DNA Testing Could Help Conservationists To Stop Cartels Behind The Elephant Ivory Trade

Researchers discovered that cartels often separate tusk pairs in order to cover up their tracks, but this practice might end up leading law enforcement straight to them.

Elephant With Tusks

Wikimedia CommonsAn elephant in the Corbett National Park, Uttarakhand.

A groundbreaking new method of DNA testing could help save the dwindling elephant population in Africa.

A new study published in Science Advances revealed that DNA fingerprint testing on seized elephant tusks have helped law enforcement and conservationists alike to identify three major cartels involved in the ivory trade.

The fingerprints that researchers were able to collect from these tusks helped them to link multiple ivory seizures back to the same three dealers operating out of Mombasa, Kenya, Entebbe, Uganda, and Lome, Togo.

Elephants Playing Copy

Art WolfeAfrican elephants in Amboseli National Park, Kenya.

According to NBC News, the ivory trade operates in a sort of hierarchy. First, local poachers remove the tusks from the elephants. Then, they sell them to larger cartels who consolidate, ship, and smuggle them throughout the world.

Poachers have proven difficult to catch as they operate individually. Cartels, however, rely on shipping which can be traced.

But cartels work hard to cover their tracks. They create false shipping documents and send the ivory to multiple ports throughout their journey to their final destination, according to NPR.

While studying the 38 large groups of ivory seized by customs officials Samuel Wasser, director of the University of Washington Center for Conservation Biology, and his team noticed that the cartels frequently separated pairs of tusks from a single elephant in an effort to make it even harder to trace their origin.

Wasser latched onto this pattern.

“The two shipments with matching tusks passed through a common port,” Wasser told NPR. “They were shipped close together in time and they showed high overlap in the genetically determined origins of the tusks.”

Seized Elephant Tusks

Center for Conservation Biology/University of WashingtonTusks from an ivory seizure in 2015 after they were sorted into pairs by the process developed by Samuel Wasser and his team.

“So these three characteristics suggest that the same major trafficking cartel was actually responsible for … both of the shipments,” he added.

The researchers were able to trace the tested ivory back to specific locations which then revealed where the elephant was living when it was killed.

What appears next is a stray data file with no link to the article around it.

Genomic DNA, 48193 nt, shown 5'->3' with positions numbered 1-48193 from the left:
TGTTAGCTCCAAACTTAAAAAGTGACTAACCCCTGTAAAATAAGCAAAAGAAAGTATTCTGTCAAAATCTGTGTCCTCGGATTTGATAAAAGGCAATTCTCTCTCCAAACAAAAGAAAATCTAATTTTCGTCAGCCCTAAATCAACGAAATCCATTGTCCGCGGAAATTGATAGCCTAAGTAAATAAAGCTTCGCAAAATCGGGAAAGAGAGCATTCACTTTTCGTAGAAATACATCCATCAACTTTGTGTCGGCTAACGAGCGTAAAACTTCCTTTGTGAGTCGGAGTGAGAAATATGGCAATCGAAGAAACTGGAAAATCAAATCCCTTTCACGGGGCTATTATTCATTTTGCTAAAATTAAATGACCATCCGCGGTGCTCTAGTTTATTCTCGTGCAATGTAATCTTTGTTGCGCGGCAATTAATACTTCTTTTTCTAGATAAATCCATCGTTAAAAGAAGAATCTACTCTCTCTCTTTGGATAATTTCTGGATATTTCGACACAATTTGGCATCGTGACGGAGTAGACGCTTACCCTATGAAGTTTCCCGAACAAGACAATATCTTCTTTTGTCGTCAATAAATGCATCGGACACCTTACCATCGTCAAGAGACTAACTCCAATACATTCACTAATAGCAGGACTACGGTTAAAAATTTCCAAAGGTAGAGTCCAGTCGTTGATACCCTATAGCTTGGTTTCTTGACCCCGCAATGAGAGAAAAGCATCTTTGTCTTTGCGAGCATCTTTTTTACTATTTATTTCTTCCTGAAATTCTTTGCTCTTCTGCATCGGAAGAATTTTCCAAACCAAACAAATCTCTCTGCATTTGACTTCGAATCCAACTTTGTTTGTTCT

“There is so much information in an ivory seizure – so much more than what a traditional investigation can uncover,” Wasser told reporters according to NBC News.

“Not only can we identify the geographic origins of the poached elephants and the number of populations represented in a seizure, but we can use the same genetic tools to link different seizures to the same underlying criminal network.”

Pallet Seized Raw Ivory

U.S. Fish and Wildlife Service/Wikimedia CommonsA pallet of seized raw ivory before being crushed by the U.S. Fish and Wildlife Service in Nov. 2013.

Their testing methods previously helped convict notorious ivory trafficker, Feisal Mohamed Ali, two years ago. The trafficker received a 20-year prison sentence. Unfortunately, due to irregularities in the case, he was acquitted of this charges. However, the team hopes that the advances they’ve made since then will help bring Ali, and others like him, to justice.

Despite the recent decline in elephant poaching in Africa, the demand for ivory remains high.

“Right now we’re estimating that there are about 40,000 elephants being killed every year and there are only 400,000 left in Africa,” Wasser told NPR. “So that’s a tenth of the population a year.”

The conservationists know that while their research helps to crack down on cartels, it is only one piece of the puzzle. The demand for ivory, just as importantly, needs to end.


Next, read about the poachers who were arrested just one hour after they shot an elephant through its lungs. Then watch eight million dollars worth of ivory be destroyed in Central Park as a message to poachers.

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